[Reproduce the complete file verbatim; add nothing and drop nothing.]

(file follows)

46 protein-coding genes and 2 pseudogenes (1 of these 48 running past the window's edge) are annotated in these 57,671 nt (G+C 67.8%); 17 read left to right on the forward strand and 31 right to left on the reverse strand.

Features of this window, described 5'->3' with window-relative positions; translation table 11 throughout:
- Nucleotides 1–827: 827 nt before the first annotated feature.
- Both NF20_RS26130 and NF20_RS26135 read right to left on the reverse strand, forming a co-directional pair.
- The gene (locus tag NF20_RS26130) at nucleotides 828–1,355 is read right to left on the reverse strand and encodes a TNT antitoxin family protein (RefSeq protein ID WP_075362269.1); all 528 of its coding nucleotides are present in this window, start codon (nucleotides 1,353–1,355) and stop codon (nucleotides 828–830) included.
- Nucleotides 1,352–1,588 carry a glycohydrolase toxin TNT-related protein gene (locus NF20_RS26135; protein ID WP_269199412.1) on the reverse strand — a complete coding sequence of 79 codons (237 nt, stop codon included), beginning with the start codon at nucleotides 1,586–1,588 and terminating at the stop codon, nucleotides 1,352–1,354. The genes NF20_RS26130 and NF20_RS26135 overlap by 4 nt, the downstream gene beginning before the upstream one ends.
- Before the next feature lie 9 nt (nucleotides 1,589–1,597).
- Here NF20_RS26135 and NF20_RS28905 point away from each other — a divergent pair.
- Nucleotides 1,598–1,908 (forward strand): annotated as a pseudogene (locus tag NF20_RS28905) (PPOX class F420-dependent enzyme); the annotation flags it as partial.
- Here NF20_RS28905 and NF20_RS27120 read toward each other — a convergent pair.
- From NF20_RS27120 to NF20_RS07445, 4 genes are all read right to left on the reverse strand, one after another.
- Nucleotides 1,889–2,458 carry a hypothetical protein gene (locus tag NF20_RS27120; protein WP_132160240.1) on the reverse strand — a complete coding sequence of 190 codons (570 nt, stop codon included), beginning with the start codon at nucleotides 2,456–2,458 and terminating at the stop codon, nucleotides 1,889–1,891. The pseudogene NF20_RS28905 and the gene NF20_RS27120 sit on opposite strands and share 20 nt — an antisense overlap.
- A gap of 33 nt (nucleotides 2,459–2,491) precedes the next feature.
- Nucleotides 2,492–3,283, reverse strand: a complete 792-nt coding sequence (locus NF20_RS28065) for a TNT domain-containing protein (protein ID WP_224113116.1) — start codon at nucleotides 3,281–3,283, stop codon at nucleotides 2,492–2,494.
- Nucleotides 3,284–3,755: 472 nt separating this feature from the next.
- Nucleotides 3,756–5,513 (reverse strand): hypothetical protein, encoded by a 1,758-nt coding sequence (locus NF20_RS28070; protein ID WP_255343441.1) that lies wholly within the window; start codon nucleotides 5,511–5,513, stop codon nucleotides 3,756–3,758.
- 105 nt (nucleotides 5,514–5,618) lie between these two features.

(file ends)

46 protein-coding genes and 2 pseudogenes (1 of these 48 running past the window's edge) are annotated in these 57,671 nt (G+C 67.8%); 17 read left to right on the forward strand and 31 right to left on the reverse strand.

Features of this window, described 5'->3' with window-relative positions; translation table 11 throughout:
- Nucleotides 1–827: 827 nt before the first annotated feature.
- Both NF20_RS26130 and NF20_RS26135 read right to left on the reverse strand, forming a co-directional pair.
- The gene (locus tag NF20_RS26130) at nucleotides 828–1,355 is read right to left on the reverse strand and encodes a TNT antitoxin family protein (RefSeq protein ID WP_075362269.1); all 528 of its coding nucleotides are present in this window, start codon (nucleotides 1,353–1,355) and stop codon (nucleotides 828–830) included.
- Nucleotides 1,352–1,588 carry a glycohydrolase toxin TNT-related protein gene (locus NF20_RS26135; protein ID WP_269199412.1) on the reverse strand — a complete coding sequence of 79 codons (237 nt, stop codon included), beginning with the start codon at nucleotides 1,586–1,588 and terminating at the stop codon, nucleotides 1,352–1,354. The genes NF20_RS26130 and NF20_RS26135 overlap by 4 nt, the downstream gene beginning before the upstream one ends.
- Before the next feature lie 9 nt (nucleotides 1,589–1,597).
- Here NF20_RS26135 and NF20_RS28905 point away from each other — a divergent pair.
- Nucleotides 1,598–1,908 (forward strand): annotated as a pseudogene (locus tag NF20_RS28905) (PPOX class F420-dependent enzyme); the annotation flags it as partial.
- Here NF20_RS28905 and NF20_RS27120 read toward each other — a convergent pair.
- From NF20_RS27120 to NF20_RS07445, 4 genes are all read right to left on the reverse strand, one after another.
- Nucleotides 1,889–2,458 carry a hypothetical protein gene (locus tag NF20_RS27120; protein WP_132160240.1) on the reverse strand — a complete coding sequence of 190 codons (570 nt, stop codon included), beginning with the start codon at nucleotides 2,456–2,458 and terminating at the stop codon, nucleotides 1,889–1,891. The pseudogene NF20_RS28905 and the gene NF20_RS27120 sit on opposite strands and share 20 nt — an antisense overlap.
- A gap of 33 nt (nucleotides 2,459–2,491) precedes the next feature.
- Nucleotides 2,492–3,283, reverse strand: a complete 792-nt coding sequence (locus NF20_RS28065) for a TNT domain-containing protein (protein ID WP_224113116.1) — start codon at nucleotides 3,281–3,283, stop codon at nucleotides 2,492–2,494.
- Nucleotides 3,284–3,755: 472 nt separating this feature from the next.
- Nucleotides 3,756–5,513 (reverse strand): hypothetical protein, encoded by a 1,758-nt coding sequence (locus NF20_RS28070; protein ID WP_255343441.1) that lies wholly within the window; start codon nucleotides 5,511–5,513, stop codon nucleotides 3,756–3,758.
- 105 nt (nucleotides 5,514–5,618) lie between these two features.